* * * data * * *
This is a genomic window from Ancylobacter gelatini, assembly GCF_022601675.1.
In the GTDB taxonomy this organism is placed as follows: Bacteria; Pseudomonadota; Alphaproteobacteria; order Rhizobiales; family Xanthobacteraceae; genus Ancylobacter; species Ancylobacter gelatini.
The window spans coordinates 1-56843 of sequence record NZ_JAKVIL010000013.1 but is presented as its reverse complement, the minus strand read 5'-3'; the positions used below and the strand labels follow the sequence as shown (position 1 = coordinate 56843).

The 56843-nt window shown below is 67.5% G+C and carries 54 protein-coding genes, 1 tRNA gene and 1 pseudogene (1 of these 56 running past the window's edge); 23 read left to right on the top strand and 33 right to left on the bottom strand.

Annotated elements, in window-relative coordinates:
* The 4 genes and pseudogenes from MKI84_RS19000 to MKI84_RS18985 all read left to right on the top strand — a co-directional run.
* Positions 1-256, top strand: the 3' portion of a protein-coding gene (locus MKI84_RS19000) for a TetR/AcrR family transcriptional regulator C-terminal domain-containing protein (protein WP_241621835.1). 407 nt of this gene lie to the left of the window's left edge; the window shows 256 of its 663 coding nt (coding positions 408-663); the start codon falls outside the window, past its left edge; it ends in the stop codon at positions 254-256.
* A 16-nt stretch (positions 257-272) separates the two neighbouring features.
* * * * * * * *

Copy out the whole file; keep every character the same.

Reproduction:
This is a genomic window from Ancylobacter gelatini, assembly GCF_022601675.1.
In the GTDB taxonomy this organism is placed as follows: Bacteria; Pseudomonadota; Alphaproteobacteria; order Rhizobiales; family Xanthobacteraceae; genus Ancylobacter; species Ancylobacter gelatini.
The window spans coordinates 1-56843 of sequence record NZ_JAKVIL010000013.1 but is presented as its reverse complement, the minus strand read 5'-3'; the positions used below and the strand labels follow the sequence as shown (position 1 = coordinate 56843).

The 56843-nt window shown below is 67.5% G+C and carries 54 protein-coding genes, 1 tRNA gene and 1 pseudogene (1 of these 56 running past the window's edge); 23 read left to right on the top strand and 33 right to left on the bottom strand.

Annotated elements, in window-relative coordinates:
* The 4 genes and pseudogenes from MKI84_RS19000 to MKI84_RS18985 all read left to right on the top strand — a co-directional run.
* Positions 1-256, top strand: the 3' portion of a protein-coding gene (locus MKI84_RS19000) for a TetR/AcrR family transcriptional regulator C-terminal domain-containing protein (protein WP_241621835.1). 407 nt of this gene lie to the left of the window's left edge; the window shows 256 of its 663 coding nt (coding positions 408-663); the start codon falls outside the window, past its left edge; it ends in the stop codon at positions 254-256.
* A 16-nt stretch (positions 257-272) separates the two neighbouring features.